Cover Story: Dr. Megan Littlefield Changes the Course of Community Health

A Passion to Give Back

Affixed to Dr. Megan Littlefield’s wall with multicolored thumbtacks and next to crayon colored drawings from her kids is a small black and white quote that you could miss if you didn’t look hard enough. Winston Churchill is said to have first spoken the words roughly 100 years ago. The small piece of paper reads, “We make a living by what we get. We make a life by what we give.” Today, these words live not only on Dr. Littlefield’s wall, but in her heart.

“Everyone has something to give,” Dr. Littlefield says with passion. “Everyone has something to give. That was something that influenced my life so much.”

At 43, Dr. Littlefield hasn’t let much grass, if any, grow under her feet. After hopscotching all over the East Coast for medical school, her residency and a journey working with other cities’ community health programs, she has served as the Medical Director for RiverStone Health for the past four years. She’s helping to change the lives of the vulnerable and underserved living in our community by trying to give them the gift of health. If you ask her why she feels a drive to do this work, she might tell you about her childhood and the debt she feels she needs to repay.

“I grew up in a single-parent family,” Megan shares. Even though her father lived just a few towns away, “For the most part, my mom raised me and my sister.” She adds, “Finances were very tough and I was on reduced lunches when I was little.” No matter how rough things got however, Megan says, “Even though we were on the receiving end of things, we were also very intent on giving back. As a family, we worked in homeless shelters and we were very involved in our church’s outreach mission.”

By the time she reached college, she volunteered for a Big Brother Big Sister program which targeted high risk youth. Megan ended up taking a nine-year-old Hispanic girl named Sonja under her wing and mentored her all through college. She never thought twice about heading to the girl’s home in the dilapidated high-rise housing project in the inner city area of New London, Connecticut. It probably wasn’t the safest area of town for a somewhat naive blond-haired, brown-eyed girl to be after dark. Megan admits, “My mom would freak out a bit about that!” But Megan didn’t think twice. “I would go with (Sonja) to the Centro de la Comunidad, the Latino Community Center. At this center, they had classes. They had a dentist that came and they had a little clinic there.” It was during those visits that a seed was planted. She says, “I realized what a huge impact health has on people in being able to change their lives. That was sort of the first time that I really thought, maybe I could impact people by being a physician and using my gifts in other ways.”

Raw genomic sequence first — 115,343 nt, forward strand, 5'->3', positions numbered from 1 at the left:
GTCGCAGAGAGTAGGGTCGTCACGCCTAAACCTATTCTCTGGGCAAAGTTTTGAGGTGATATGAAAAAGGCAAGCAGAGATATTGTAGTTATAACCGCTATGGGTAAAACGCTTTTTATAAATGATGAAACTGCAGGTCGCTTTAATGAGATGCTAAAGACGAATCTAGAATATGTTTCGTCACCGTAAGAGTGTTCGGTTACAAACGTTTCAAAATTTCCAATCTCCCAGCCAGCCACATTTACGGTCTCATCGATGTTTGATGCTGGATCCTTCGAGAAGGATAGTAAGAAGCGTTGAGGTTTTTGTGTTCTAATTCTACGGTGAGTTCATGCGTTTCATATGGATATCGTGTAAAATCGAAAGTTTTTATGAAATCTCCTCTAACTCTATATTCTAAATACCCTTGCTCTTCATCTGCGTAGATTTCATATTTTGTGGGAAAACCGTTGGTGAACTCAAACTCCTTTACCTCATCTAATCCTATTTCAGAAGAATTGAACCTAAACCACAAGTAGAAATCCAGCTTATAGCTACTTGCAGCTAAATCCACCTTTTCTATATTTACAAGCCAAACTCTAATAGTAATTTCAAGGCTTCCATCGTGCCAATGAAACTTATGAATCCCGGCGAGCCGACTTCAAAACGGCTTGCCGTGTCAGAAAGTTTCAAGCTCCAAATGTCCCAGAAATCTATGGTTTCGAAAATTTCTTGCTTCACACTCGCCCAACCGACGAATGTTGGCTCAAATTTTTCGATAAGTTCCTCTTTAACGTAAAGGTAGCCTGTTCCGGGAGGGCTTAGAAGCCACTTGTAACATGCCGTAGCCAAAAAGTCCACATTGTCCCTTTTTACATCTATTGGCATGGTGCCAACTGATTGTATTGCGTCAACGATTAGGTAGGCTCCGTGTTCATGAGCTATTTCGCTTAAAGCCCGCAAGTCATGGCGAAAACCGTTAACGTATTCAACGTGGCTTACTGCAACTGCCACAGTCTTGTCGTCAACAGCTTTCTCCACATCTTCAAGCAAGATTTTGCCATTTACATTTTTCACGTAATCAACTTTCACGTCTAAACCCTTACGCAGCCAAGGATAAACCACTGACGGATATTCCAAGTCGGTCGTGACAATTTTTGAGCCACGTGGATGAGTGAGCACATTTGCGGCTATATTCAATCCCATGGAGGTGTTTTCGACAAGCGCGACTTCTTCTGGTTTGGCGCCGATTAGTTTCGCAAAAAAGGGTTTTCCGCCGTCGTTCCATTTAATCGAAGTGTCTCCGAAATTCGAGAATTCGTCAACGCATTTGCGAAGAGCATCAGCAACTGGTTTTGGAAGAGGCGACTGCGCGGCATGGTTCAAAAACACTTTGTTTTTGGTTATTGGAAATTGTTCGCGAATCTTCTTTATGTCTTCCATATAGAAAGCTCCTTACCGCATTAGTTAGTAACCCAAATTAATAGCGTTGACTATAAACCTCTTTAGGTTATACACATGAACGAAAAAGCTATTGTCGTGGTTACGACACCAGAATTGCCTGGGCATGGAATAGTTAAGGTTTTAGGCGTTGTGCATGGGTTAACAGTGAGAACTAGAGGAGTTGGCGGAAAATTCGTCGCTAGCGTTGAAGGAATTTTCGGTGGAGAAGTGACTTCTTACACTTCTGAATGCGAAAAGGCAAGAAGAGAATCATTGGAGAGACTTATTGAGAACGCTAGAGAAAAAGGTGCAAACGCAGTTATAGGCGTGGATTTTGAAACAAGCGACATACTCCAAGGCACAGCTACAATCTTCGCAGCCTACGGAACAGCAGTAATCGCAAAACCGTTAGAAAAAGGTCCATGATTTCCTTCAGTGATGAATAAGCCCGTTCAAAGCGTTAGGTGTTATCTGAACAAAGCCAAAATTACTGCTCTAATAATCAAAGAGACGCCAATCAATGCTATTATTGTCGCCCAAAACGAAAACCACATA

Reflecting on those days, Dr. Littlefield never takes for granted how different her own life could have ended up. “There were lots of opportunities for us to take a wrong path here and there. There were lots of people in our community from teachers to neighbors to youth group leaders, lots of people that kept my sister and me on the right track.” As she now works each day to better the lives of others, “I feel like my way of paying tribute to all of those people who influenced my life is to reach out to others and try to influence others in the same way.”

Today, Dr. Littlefield spends her time helping to build the doctors of tomorrow by teaching students in the Montana Family Medicine Residents program. She serves in a management role at RiverStone Health. She sees her own patients at the campus-based clinic and every other Wednesday, she heads down to Orchard School to serve at School District 2’s first school-based health clinic.